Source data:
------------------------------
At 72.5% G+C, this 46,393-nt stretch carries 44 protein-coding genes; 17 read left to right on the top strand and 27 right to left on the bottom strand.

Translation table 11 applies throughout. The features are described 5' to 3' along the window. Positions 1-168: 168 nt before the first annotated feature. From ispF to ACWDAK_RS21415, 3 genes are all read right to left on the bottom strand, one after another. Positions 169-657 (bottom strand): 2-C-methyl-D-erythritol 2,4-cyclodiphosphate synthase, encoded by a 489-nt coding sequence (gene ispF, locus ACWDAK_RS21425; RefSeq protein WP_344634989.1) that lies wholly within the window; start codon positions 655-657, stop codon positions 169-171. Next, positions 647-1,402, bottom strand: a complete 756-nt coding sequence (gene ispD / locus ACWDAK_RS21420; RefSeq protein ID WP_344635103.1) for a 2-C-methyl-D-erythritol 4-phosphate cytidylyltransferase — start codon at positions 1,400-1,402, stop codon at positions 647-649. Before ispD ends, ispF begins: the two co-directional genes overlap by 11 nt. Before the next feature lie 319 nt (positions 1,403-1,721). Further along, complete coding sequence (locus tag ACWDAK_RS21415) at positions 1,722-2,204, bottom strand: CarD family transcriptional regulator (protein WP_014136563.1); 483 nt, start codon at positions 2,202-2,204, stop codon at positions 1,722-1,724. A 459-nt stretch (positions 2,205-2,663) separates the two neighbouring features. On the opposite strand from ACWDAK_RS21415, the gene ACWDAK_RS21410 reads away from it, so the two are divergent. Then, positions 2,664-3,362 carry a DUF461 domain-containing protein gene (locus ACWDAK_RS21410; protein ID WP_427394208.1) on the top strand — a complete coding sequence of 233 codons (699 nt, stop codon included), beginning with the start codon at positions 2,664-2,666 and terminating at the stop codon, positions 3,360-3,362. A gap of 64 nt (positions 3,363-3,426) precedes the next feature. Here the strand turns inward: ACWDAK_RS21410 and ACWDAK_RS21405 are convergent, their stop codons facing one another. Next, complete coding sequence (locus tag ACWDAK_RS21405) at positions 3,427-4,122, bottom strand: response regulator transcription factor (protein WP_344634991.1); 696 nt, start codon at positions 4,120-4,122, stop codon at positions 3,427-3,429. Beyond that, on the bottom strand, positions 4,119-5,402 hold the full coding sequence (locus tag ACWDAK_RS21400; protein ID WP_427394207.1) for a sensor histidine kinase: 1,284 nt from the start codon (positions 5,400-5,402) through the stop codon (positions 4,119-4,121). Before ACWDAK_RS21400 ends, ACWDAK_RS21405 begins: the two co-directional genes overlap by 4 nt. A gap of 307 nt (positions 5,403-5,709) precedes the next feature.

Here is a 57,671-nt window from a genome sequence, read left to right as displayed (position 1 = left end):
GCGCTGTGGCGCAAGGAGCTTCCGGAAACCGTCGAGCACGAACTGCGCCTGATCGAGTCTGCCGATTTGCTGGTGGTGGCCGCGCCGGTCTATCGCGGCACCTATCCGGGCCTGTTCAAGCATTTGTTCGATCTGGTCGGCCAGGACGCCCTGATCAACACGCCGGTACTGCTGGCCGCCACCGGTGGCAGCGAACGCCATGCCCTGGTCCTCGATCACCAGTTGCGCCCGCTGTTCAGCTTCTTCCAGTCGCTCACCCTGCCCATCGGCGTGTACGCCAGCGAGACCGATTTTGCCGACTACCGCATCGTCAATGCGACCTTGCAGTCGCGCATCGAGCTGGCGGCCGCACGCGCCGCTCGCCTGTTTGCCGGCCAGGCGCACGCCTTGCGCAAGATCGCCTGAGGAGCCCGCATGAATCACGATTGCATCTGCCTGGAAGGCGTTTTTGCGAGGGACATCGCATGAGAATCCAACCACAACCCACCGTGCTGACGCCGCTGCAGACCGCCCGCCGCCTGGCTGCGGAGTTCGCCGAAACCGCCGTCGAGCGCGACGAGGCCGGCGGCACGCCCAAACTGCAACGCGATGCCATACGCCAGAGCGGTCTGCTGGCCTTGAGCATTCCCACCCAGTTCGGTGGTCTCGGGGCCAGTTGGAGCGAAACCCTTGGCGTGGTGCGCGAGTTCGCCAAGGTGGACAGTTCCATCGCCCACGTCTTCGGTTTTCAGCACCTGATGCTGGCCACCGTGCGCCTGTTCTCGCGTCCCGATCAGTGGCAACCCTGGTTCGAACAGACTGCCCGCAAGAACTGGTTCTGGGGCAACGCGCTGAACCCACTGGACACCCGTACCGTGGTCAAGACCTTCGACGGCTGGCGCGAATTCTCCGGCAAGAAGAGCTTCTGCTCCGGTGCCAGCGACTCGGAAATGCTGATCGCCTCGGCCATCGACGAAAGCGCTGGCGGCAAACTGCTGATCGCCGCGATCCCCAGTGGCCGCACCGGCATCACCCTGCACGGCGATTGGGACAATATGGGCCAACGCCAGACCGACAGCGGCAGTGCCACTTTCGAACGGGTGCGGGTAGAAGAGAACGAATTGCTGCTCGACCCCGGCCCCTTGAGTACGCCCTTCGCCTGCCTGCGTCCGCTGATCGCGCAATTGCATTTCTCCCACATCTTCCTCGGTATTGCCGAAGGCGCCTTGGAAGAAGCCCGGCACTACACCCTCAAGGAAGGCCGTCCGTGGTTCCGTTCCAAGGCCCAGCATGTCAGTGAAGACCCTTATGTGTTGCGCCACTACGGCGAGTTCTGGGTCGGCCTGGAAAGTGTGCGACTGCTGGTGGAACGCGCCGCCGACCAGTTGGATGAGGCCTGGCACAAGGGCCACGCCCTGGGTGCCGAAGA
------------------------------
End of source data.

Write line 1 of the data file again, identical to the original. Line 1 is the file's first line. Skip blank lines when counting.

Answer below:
At 72.5% G+C, this 46,393-nt stretch carries 44 protein-coding genes; 17 read left to right on the top strand and 27 right to left on the bottom strand.